Our Eastertide concert ‘Behold the Lamb’ takes its inspiration from the ancient and enduring sacred text ‘Agnus Dei’, and its musical interpretation by various composers throughout the ages.
The programme begins and ends with two different arrangements of the Easter Sequence, ‘Victimae paschali laudes’ (‘Praise the Paschal victim’). The first is the original Gregorian chant version and the second, my own arrangement for choir and organ with the free-flowing Gregorian melody now framed within a robust ¾ metre
Between these musical ‘book ends’ we span the centuries beginning with a plainsong setting of ‘Agnus Dei’ from the Sarum Use, (the liturgy that developed in the Middle Ages at Salisbury Cathedral and which was observed over much of southern England and Wales), then on to a setting by the 15th century English composer John Dunstable that is based on that plainsong melody.
From the 16th century, Victoria’s ‘Ad cenam agnus providi’ (‘The Lamb’s high banquet we await’) is based on an Office Hymn used at Vespers between Easter and the Ascension. Its energetic 8 verses alternate between Gregorian chant and polyphony. Another ancient hymn – of which there are countless settings – ‘Ave verum corpus’ will be sung in three versions: the original Gregorian chant; a setting by William Byrd; and one by Gabriel Fauré. In each case, the effect each composer creates can only be described as voluptuous and evocative of profound love.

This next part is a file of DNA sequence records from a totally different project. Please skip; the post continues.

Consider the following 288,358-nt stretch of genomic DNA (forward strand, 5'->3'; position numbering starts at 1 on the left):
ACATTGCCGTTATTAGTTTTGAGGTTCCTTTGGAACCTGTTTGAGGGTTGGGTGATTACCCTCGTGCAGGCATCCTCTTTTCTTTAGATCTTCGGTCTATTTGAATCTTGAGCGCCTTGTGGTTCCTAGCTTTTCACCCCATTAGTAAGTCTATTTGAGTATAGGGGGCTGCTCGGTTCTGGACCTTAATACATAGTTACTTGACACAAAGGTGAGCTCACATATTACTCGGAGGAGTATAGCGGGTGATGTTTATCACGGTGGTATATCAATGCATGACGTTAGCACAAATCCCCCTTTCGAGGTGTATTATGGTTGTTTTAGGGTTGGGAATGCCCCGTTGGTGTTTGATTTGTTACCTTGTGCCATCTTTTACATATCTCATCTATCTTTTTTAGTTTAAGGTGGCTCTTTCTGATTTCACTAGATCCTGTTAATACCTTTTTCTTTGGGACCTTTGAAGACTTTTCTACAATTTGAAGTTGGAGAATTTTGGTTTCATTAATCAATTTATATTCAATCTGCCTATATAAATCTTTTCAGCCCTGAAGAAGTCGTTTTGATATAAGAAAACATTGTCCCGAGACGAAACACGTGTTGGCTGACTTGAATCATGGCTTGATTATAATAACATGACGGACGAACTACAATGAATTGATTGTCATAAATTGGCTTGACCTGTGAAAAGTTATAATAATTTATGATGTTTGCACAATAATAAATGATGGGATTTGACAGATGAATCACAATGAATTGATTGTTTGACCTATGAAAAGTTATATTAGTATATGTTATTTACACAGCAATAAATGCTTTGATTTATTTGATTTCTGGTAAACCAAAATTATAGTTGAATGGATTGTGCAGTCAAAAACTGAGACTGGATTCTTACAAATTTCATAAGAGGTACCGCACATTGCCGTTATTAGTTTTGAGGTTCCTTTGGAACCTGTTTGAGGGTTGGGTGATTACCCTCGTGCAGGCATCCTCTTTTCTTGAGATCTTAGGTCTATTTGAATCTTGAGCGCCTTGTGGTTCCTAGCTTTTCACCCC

William Byrd’s setting of ‘Agnus Dei’ from his Mass for Four Voices concludes the first half of the programme. The architecture of this work is such that the whole (in terms of there being only four voices) is much greater than the sum of the parts. Byrd’s treatment of dissonance in the ‘dona nobis pacem’ section provides us with one of the most poignant moments in all of music.
The second part of the programme includes two organ preludes by Bach (‘O Lamm Gottes unschüldig’) and the chorale on which they are based, before travelling on through the centuries by way of Fauré.
The very modern sounding piece ‘The Lamb’, a setting of a William Blake poem of the same name, is poetry in music. Blake presents us with three aspects of what the ‘lamb’ signifies in a spiritual sense, and Tavener expresses these three interlinked aspects of ‘lambness’ by taking his very simple opening phrase and subsequently combining it with itself in inverted and retrograde form. The one therefore becomes three… Although this is an academic process, the result never seems contrived. Rather, the composer seems to be simply and gently ‘playing’ with the phrase. The piece was composed in just one afternoon as a birthday gift for his then three-year-old nephew!
Rehearsals for this concert have been an enlightening journey through musical history, one which we hope our audience will experience as well!